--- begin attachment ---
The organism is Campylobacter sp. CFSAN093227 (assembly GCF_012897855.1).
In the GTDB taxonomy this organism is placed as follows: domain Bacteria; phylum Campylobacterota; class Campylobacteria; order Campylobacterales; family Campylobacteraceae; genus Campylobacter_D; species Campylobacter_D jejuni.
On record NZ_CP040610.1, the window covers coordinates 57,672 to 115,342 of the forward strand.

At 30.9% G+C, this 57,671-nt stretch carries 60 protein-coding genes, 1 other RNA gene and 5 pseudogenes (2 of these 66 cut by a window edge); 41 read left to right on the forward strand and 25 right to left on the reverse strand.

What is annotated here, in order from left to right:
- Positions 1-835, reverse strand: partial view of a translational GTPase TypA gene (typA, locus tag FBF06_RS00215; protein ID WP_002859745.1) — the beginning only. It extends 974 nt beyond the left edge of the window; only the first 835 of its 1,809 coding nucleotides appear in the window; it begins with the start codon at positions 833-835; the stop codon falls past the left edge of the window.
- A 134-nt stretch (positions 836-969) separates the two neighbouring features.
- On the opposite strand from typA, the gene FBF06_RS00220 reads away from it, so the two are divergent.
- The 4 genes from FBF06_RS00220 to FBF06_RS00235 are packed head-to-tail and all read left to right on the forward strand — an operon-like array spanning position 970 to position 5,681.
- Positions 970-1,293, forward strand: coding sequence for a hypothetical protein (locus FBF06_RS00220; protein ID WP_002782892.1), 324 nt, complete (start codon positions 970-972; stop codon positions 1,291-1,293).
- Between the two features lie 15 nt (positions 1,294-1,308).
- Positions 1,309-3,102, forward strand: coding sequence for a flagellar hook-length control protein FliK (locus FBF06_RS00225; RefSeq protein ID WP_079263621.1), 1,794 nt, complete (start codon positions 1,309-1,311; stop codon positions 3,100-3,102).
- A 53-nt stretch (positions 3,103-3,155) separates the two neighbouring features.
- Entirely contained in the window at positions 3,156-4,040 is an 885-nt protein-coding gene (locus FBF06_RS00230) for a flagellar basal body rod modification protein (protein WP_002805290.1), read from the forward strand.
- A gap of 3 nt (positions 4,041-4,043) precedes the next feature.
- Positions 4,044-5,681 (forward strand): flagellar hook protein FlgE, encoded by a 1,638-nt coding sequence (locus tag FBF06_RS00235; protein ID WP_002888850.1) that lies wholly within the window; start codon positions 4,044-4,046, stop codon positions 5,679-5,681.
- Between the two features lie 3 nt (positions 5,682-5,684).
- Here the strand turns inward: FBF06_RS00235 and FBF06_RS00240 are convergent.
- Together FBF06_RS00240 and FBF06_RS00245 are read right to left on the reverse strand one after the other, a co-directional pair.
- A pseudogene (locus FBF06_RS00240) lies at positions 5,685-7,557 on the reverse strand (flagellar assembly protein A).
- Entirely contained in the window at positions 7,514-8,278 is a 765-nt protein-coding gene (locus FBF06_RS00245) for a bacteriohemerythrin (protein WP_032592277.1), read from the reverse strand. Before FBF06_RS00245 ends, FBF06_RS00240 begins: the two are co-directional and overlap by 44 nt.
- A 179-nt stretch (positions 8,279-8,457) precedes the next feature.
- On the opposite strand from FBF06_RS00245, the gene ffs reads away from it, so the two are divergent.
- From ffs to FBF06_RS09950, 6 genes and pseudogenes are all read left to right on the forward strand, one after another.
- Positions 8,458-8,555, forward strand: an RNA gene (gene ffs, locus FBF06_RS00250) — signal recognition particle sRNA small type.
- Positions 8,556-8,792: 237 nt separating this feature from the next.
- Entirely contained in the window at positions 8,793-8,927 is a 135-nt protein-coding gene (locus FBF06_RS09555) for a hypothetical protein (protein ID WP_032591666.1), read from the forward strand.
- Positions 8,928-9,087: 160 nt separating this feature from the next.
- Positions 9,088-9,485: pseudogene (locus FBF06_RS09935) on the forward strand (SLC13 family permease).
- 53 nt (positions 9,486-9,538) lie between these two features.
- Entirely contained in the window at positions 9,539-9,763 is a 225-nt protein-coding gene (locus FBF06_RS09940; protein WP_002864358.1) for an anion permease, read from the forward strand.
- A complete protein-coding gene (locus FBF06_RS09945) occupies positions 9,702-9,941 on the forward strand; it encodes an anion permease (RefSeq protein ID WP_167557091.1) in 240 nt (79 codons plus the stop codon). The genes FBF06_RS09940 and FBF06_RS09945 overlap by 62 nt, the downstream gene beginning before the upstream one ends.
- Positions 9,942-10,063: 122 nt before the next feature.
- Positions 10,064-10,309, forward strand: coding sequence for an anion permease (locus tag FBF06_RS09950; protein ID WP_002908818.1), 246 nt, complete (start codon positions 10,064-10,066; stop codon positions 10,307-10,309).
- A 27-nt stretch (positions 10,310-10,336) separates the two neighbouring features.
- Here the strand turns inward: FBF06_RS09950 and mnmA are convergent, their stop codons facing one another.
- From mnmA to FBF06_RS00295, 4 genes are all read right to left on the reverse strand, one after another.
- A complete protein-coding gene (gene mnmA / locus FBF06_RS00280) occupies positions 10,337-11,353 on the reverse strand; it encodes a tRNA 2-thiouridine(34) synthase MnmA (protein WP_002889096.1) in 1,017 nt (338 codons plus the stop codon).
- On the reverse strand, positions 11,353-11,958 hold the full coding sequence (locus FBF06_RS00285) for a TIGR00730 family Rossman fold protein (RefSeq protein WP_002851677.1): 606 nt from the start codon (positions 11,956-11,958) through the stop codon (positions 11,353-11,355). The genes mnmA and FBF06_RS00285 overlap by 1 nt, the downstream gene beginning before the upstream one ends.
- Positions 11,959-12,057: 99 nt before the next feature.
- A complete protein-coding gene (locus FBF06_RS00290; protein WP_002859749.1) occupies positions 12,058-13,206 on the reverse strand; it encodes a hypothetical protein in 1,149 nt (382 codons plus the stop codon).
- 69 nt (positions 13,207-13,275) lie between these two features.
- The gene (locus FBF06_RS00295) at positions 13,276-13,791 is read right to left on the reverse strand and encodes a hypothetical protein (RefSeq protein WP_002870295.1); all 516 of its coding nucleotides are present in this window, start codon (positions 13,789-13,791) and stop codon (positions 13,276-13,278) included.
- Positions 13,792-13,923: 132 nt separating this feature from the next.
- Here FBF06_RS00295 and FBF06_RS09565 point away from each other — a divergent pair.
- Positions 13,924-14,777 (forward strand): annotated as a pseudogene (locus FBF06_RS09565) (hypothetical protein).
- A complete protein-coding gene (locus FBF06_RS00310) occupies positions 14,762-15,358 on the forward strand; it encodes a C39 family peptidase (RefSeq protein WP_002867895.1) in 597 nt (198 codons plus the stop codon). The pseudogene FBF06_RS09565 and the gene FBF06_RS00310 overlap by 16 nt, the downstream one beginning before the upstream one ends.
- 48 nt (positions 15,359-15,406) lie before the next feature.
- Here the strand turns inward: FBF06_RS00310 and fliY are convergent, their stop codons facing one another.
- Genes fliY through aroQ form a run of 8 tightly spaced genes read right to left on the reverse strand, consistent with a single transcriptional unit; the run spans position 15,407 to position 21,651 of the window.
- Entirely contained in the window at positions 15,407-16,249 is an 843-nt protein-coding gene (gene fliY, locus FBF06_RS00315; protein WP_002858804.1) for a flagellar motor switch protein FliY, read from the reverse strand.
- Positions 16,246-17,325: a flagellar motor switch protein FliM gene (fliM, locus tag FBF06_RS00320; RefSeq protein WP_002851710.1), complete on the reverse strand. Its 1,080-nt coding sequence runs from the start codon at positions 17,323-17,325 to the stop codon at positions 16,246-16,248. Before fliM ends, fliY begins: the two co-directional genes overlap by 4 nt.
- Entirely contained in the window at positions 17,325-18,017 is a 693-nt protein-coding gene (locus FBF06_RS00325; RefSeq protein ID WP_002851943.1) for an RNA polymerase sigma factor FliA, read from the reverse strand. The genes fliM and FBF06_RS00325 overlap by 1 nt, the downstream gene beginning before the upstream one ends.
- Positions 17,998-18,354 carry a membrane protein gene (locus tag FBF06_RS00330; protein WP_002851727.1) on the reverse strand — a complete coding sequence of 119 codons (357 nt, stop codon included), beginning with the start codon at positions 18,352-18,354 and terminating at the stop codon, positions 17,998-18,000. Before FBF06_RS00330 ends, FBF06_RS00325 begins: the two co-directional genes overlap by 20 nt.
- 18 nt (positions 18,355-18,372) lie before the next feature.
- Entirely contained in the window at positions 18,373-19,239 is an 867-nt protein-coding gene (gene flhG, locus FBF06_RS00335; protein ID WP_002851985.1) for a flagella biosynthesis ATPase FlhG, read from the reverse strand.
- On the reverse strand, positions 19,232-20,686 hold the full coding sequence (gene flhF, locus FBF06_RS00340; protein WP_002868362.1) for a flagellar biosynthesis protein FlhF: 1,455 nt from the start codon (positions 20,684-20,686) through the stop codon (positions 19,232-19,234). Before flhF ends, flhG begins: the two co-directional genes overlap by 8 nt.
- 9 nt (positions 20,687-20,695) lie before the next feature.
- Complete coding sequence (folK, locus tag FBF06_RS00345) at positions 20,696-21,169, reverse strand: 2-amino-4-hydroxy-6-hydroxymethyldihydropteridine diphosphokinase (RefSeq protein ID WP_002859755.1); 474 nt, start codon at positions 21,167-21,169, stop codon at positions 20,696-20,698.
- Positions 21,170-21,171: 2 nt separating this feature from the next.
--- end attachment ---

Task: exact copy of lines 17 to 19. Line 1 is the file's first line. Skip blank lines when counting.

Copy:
- Between the two features lie 3 nt (positions 5,682-5,684).
- Here the strand turns inward: FBF06_RS00235 and FBF06_RS00240 are convergent.
- Together FBF06_RS00240 and FBF06_RS00245 are read right to left on the reverse strand one after the other, a co-directional pair.